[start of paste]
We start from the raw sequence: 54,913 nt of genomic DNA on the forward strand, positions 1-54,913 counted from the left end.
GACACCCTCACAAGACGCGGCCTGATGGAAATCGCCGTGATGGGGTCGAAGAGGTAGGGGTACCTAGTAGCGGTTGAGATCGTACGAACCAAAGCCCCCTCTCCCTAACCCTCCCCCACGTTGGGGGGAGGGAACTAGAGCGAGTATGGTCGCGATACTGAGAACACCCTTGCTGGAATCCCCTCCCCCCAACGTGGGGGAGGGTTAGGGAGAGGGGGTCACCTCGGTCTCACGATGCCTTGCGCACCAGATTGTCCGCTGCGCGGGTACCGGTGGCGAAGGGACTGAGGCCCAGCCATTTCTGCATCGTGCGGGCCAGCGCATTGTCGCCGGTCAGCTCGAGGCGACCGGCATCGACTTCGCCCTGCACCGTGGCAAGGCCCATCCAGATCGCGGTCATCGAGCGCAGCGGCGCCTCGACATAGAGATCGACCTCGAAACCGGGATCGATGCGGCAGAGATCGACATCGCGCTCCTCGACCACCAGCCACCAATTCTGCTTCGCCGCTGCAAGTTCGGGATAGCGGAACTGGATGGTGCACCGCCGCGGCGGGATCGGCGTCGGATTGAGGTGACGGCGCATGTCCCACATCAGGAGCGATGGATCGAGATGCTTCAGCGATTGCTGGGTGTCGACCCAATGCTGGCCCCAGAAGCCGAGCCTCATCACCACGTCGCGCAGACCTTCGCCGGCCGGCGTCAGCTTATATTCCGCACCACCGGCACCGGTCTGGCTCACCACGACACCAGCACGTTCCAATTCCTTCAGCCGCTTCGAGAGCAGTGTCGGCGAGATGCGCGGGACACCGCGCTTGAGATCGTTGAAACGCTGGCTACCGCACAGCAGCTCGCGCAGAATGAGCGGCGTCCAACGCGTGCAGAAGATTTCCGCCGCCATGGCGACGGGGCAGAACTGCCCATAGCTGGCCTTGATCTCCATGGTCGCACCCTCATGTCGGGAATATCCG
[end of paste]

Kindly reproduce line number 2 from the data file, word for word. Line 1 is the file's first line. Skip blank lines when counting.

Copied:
GACACCCTCACAAGACGCGGCCTGATGGAAATCGCCGTGATGGGGTCGAAGAGGTAGGGGTACCTAGTAGCGGTTGAGATCGTACGAACCAAAGCCCCCTCTCCCTAACCCTCCCCCACGTTGGGGGGAGGGAACTAGAGCGAGTATGGTCGCGATACTGAGAACACCCTTGCTGGAATCCCCTCCCCCCAACGTGGGGGAGGGTTAGGGAGAGGGGGTCACCTCGGTCTCACGATGCCTTGCGCACCAGATTGTCCGCTGCGCGGGTACCGGTGGCGAAGGGACTGAGGCCCAGCCATTTCTGCATCGTGCGGGCCAGCGCATTGTCGCCGGTCAGCTCGAGGCGACCGGCATCGACTTCGCCCTGCACCGTGGCAAGGCCCATCCAGATCGCGGTCATCGAGCGCAGCGGCGCCTCGACATAGAGATCGACCTCGAAACCGGGATCGATGCGGCAGAGATCGACATCGCGCTCCTCGACCACCAGCCACCAATTCTGCTTCGCCGCTGCAAGTTCGGGATAGCGGAACTGGATGGTGCACCGCCGCGGCGGGATCGGCGTCGGATTGAGGTGACGGCGCATGTCCCACATCAGGAGCGATGGATCGAGATGCTTCAGCGATTGCTGGGTGTCGACCCAATGCTGGCCCCAGAAGCCGAGCCTCATCACCACGTCGCGCAGACCTTCGCCGGCCGGCGTCAGCTTATATTCCGCACCACCGGCACCGGTCTGGCTCACCACGACACCAGCACGTTCCAATTCCTTCAGCCGCTTCGAGAGCAGTGTCGGCGAGATGCGCGGGACACCGCGCTTGAGATCGTTGAAACGCTGGCTACCGCACAGCAGCTCGCGCAGAATGAGCGGCGTCCAACGCGTGCAGAAGATTTCCGCCGCCATGGCGACGGGGCAGAACTGCCCATAGCTGGCCTTGATCTCCATGGTCGCACCCTCATGTCGGGAATATCCG